The Perfection of Levity
In 1897, when Shaw was planning Caesar and Cleopatra for Johnston Forbes Robertson and Mrs Patrick Campbell, he wrote to Ellen Terry that he had been temporarily distracted: ‘Caesar and Cleopatra has been driven clean out of my head by a play I want to write for them in which he shall be a west end gentleman and she an east end dona in an apron and three orange and red ostrich feathers.’1 It was fifteen years before he wrote a line of Pygmalion, but when finally written it was still a vehicle for Mrs Patrick Campbell (though she had changed her leading man from Forbes Robertson to Beerbohm Tree) and the hat with three ostrich feathers remained a feature. Once again it is remarkable how clear and how unchanged Shaw could carry the idea of a play for years before execution. But the prevision of Pygmalion glimpsed in the letter to Ellen Terry serves also to highlight the play’s formal relation to the earlier period of his career. In 1897 he was still working within the popular forms of the time, writing melodrama and romance to challenge the audiences’ melodramatic and romantic expectations. In many ways Pygmalion is a Pleasant Play, a Play for Puritans, written out of its time. In the major trilogy of 1901–5, Man and Superman, John Bull’s Other Island and Major Barbara, Shaw had developed his own discursive form of comedy of ideas.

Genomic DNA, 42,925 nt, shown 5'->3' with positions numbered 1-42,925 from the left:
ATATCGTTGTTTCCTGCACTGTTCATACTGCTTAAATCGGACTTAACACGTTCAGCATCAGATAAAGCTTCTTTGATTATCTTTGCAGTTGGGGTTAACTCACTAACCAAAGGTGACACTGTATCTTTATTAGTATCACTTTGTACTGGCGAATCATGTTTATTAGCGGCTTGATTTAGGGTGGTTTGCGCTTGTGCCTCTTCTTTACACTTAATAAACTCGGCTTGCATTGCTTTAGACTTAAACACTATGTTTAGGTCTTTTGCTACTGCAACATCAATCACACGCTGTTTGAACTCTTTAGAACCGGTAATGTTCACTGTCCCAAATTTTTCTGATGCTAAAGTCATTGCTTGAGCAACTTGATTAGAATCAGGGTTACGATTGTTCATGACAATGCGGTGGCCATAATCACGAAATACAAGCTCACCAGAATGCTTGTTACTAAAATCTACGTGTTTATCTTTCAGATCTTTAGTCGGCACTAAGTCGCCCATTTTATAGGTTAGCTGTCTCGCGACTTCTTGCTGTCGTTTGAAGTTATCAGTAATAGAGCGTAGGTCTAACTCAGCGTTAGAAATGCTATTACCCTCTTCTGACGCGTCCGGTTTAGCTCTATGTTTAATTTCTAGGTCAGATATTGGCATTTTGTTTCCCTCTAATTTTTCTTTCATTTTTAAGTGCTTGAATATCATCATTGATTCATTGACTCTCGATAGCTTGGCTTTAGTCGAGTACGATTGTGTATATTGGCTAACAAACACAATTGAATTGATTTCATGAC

KeywordsCritical View Discursive Form Unearned Income Final Scene Final Curtain
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